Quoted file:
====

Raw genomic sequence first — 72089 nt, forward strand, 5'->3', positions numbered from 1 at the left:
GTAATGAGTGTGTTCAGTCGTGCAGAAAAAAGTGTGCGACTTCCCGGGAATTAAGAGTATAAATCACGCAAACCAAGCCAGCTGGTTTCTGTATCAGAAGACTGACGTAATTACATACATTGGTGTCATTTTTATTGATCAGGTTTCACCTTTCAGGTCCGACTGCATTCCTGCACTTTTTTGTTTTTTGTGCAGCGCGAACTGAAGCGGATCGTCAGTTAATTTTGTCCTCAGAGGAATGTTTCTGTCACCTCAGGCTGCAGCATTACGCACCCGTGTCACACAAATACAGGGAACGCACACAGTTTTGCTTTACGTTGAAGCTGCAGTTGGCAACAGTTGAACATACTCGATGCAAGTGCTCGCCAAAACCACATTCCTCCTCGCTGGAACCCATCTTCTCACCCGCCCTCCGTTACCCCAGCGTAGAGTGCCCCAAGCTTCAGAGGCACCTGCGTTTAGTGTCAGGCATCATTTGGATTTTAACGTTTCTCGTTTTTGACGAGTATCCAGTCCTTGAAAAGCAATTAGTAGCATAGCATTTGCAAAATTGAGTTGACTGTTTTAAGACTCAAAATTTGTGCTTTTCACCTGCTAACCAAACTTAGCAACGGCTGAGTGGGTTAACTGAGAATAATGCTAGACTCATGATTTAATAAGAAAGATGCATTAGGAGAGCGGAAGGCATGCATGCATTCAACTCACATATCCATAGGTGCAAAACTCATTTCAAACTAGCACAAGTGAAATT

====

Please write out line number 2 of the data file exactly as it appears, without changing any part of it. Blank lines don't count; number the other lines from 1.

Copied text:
GTAATGAGTGTGTTCAGTCGTGCAGAAAAAAGTGTGCGACTTCCCGGGAATTAAGAGTATAAATCACGCAAACCAAGCCAGCTGGTTTCTGTATCAGAAGACTGACGTAATTACATACATTGGTGTCATTTTTATTGATCAGGTTTCACCTTTCAGGTCCGACTGCATTCCTGCACTTTTTTGTTTTTTGTGCAGCGCGAACTGAAGCGGATCGTCAGTTAATTTTGTCCTCAGAGGAATGTTTCTGTCACCTCAGGCTGCAGCATTACGCACCCGTGTCACACAAATACAGGGAACGCACACAGTTTTGCTTTACGTTGAAGCTGCAGTTGGCAACAGTTGAACATACTCGATGCAAGTGCTCGCCAAAACCACATTCCTCCTCGCTGGAACCCATCTTCTCACCCGCCCTCCGTTACCCCAGCGTAGAGTGCCCCAAGCTTCAGAGGCACCTGCGTTTAGTGTCAGGCATCATTTGGATTTTAACGTTTCTCGTTTTTGACGAGTATCCAGTCCTTGAAAAGCAATTAGTAGCATAGCATTTGCAAAATTGAGTTGACTGTTTTAAGACTCAAAATTTGTGCTTTTCACCTGCTAACCAAACTTAGCAACGGCTGAGTGGGTTAACTGAGAATAATGCTAGACTCATGATTTAATAAGAAAGATGCATTAGGAGAGCGGAAGGCATGCATGCATTCAACTCACATATCCATAGGTGCAAAACTCATTTCAAACTAGCACAAGTGAAATT